The Pre-Columbian cultures of Mesoamerica (Mexico and Central America) and Western South America believed the soul was immortal and thus practiced inhumation of the body. As in Egypt, death was not a final state, but served as the soul’s transition from one realm of existence to another. Though Pre-Columbian cultures shared beliefs about burial, they had different views about the afterlife.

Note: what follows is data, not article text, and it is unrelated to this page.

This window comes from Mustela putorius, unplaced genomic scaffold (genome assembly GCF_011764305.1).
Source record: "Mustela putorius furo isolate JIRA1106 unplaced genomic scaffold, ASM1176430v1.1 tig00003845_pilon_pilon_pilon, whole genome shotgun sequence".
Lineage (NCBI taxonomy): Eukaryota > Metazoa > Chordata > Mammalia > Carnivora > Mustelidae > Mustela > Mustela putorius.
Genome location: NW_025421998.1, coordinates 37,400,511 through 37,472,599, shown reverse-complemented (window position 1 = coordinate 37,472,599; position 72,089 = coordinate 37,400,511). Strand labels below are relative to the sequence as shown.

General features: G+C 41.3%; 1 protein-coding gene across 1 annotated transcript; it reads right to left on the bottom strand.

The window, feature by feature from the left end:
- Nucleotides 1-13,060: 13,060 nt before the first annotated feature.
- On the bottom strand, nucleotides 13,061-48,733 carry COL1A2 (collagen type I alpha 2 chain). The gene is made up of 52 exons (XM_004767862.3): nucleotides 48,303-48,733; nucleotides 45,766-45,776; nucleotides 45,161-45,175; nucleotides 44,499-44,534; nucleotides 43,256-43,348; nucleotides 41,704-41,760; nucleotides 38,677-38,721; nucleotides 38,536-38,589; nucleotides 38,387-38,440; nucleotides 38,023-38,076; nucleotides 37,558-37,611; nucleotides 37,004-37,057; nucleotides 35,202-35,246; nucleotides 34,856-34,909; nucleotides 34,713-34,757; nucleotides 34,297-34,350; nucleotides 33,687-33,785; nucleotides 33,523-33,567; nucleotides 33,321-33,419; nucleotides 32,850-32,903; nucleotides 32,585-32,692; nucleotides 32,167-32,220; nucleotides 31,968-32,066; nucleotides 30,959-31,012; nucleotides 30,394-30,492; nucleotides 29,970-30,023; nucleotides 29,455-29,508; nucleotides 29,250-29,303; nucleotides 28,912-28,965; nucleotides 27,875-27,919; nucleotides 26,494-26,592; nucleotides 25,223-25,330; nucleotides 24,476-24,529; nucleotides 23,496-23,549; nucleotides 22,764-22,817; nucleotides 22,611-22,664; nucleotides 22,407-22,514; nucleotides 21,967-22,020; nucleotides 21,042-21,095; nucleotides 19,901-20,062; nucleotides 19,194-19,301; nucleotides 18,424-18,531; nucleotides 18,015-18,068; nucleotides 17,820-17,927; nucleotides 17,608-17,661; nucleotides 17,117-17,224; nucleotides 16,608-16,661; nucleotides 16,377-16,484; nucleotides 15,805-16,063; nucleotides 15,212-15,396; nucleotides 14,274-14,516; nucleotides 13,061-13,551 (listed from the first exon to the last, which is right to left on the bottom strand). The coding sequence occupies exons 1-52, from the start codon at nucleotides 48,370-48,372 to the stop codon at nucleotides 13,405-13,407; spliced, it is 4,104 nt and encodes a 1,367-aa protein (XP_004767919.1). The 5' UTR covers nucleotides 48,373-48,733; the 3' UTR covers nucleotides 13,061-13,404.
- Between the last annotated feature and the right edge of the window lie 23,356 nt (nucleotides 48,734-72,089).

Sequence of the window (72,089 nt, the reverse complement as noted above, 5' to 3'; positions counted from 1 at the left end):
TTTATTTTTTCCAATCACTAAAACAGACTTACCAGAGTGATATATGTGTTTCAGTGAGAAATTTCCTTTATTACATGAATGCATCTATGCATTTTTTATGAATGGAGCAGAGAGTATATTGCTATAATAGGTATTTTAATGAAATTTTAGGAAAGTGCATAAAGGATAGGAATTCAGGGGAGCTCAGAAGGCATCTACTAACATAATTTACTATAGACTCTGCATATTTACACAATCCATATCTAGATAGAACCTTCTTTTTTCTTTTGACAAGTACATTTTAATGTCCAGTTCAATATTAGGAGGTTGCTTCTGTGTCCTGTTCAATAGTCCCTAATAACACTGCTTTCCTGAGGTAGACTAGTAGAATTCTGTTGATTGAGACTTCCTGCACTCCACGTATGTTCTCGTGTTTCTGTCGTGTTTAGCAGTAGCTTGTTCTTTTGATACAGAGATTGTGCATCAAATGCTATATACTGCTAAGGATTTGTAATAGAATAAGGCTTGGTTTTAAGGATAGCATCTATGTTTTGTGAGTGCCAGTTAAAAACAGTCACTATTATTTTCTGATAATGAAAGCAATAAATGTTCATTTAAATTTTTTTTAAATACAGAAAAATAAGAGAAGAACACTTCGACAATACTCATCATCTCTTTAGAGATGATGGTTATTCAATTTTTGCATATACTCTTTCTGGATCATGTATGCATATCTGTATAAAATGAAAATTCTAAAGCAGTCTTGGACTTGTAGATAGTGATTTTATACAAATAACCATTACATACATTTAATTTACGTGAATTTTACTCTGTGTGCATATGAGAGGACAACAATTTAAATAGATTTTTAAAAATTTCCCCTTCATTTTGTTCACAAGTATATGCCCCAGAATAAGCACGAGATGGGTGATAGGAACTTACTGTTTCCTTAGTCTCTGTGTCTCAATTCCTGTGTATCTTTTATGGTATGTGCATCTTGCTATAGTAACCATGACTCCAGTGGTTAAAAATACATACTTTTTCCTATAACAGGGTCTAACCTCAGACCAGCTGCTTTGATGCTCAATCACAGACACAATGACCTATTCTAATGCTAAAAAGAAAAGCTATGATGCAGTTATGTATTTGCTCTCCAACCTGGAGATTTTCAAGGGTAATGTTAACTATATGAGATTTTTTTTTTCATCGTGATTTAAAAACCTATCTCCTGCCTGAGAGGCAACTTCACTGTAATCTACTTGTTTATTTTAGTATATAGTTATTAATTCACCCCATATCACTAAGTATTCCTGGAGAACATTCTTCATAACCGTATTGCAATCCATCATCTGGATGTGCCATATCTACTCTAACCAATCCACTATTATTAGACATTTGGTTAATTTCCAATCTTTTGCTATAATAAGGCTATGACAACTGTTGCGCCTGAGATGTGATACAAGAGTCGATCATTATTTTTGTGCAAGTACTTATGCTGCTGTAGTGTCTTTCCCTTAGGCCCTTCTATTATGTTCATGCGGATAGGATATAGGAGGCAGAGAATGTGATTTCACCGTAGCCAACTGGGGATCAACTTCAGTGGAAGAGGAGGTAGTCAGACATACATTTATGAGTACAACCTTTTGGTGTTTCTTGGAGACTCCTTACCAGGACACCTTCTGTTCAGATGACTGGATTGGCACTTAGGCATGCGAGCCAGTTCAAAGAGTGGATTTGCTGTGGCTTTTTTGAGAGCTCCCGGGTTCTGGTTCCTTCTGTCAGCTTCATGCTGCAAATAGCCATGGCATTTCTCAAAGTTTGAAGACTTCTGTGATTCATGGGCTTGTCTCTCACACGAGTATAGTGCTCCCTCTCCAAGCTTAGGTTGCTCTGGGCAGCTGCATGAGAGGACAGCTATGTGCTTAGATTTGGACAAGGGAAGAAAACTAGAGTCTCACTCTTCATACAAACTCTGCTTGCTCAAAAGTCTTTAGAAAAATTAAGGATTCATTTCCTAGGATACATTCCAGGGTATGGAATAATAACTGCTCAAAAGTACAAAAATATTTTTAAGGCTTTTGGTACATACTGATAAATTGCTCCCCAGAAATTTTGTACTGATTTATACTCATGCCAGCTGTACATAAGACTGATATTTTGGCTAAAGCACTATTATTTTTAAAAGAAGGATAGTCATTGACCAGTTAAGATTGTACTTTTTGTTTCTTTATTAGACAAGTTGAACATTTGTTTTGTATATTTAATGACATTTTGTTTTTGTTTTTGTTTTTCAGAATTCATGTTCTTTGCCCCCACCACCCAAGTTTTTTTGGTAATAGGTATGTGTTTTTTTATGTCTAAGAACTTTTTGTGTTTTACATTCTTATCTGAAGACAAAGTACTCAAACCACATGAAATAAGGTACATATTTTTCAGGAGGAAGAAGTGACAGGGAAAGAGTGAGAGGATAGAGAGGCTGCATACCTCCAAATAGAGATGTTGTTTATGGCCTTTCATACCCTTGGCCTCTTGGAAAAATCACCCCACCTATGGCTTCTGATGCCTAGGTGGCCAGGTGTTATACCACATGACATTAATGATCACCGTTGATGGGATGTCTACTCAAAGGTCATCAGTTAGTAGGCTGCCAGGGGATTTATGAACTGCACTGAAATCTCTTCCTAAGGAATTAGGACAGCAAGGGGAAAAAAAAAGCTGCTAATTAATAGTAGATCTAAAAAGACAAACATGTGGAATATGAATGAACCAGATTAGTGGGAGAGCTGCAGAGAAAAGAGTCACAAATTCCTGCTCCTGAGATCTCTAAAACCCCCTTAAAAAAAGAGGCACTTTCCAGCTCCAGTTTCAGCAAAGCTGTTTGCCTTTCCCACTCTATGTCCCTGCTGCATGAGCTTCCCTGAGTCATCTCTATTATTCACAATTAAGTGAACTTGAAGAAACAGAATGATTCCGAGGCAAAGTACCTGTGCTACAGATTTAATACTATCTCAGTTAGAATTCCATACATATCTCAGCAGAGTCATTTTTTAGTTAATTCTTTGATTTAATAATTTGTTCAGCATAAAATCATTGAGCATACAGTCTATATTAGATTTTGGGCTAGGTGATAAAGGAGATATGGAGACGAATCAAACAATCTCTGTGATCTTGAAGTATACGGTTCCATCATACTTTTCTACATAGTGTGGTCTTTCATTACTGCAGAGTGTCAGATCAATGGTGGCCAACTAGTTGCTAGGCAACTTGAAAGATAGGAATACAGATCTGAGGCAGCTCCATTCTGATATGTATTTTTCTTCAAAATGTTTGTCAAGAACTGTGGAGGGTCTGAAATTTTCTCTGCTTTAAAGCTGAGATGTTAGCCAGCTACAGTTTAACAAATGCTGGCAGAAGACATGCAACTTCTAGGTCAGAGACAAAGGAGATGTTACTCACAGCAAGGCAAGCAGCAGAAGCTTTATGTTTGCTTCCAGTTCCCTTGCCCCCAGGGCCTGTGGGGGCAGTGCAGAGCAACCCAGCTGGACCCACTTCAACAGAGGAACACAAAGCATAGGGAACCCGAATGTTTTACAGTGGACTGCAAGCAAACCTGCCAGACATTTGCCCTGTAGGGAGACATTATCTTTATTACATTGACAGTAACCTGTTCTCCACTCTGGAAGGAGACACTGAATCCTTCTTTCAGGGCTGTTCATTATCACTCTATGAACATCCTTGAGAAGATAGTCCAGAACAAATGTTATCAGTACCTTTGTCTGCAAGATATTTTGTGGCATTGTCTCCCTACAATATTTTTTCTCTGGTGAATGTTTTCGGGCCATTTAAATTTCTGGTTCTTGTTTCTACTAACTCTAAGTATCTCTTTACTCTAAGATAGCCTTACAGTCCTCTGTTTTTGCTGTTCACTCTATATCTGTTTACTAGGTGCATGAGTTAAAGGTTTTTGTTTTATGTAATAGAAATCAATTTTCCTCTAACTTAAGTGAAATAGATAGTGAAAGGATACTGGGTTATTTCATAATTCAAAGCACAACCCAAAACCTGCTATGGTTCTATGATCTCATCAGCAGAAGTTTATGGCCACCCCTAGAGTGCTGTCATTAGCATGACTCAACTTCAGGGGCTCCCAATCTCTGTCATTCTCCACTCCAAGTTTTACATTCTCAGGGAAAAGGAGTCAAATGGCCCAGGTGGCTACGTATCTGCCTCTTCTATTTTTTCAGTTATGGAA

Most Mesoamericans had a bleak view of life after death in which only a select group of souls went to heaven. The Aztec believed that the majority of souls descended to an underworld called Mictlan, which was ruled by the god of death, Mictlantecuhtli. In contrast, many Andean cultures of South America had a more optimistic view of the afterlife. The Inca believed the souls of virtuous individuals ascended to heaven, while evildoers lived in a cold, barren underworld. Andean treatment of the deceased’s body also reflects the positive view of death. Family members wrapped the deceased in textiles and often put colorful, animated masks on their heads. The arid environment naturally transformed the bodies into mummies, and the masks provided the desiccated bodies with a new face in the afterlife. The masks preserved the deceased’s personality and ensured the soul’s immortality. The dead continued to play an active role in the lives of relatives who worshipped their ancestors as protective spirits.